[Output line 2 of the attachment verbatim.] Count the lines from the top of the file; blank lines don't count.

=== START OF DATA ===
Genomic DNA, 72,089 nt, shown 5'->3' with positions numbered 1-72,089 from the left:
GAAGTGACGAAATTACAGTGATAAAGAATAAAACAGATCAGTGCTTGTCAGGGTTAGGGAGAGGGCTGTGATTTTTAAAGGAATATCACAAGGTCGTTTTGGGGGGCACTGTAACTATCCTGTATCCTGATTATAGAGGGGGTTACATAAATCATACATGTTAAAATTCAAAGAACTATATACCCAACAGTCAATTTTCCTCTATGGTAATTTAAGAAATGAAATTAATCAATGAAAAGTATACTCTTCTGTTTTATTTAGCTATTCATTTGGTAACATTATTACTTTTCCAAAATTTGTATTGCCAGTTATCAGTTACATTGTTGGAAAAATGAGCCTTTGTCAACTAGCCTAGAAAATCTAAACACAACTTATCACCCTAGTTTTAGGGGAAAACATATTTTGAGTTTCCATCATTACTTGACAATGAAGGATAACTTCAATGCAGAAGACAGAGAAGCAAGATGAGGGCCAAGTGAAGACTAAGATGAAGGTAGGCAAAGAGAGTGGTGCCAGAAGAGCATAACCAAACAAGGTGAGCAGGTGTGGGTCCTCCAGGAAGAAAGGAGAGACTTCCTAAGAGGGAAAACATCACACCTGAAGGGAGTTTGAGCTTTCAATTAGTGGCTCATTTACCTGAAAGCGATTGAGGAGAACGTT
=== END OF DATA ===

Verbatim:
GAAGTGACGAAATTACAGTGATAAAGAATAAAACAGATCAGTGCTTGTCAGGGTTAGGGAGAGGGCTGTGATTTTTAAAGGAATATCACAAGGTCGTTTTGGGGGGCACTGTAACTATCCTGTATCCTGATTATAGAGGGGGTTACATAAATCATACATGTTAAAATTCAAAGAACTATATACCCAACAGTCAATTTTCCTCTATGGTAATTTAAGAAATGAAATTAATCAATGAAAAGTATACTCTTCTGTTTTATTTAGCTATTCATTTGGTAACATTATTACTTTTCCAAAATTTGTATTGCCAGTTATCAGTTACATTGTTGGAAAAATGAGCCTTTGTCAACTAGCCTAGAAAATCTAAACACAACTTATCACCCTAGTTTTAGGGGAAAACATATTTTGAGTTTCCATCATTACTTGACAATGAAGGATAACTTCAATGCAGAAGACAGAGAAGCAAGATGAGGGCCAAGTGAAGACTAAGATGAAGGTAGGCAAAGAGAGTGGTGCCAGAAGAGCATAACCAAACAAGGTGAGCAGGTGTGGGTCCTCCAGGAAGAAAGGAGAGACTTCCTAAGAGGGAAAACATCACACCTGAAGGGAGTTTGAGCTTTCAATTAGTGGCTCATTTACCTGAAAGCGATTGAGGAGAACGTT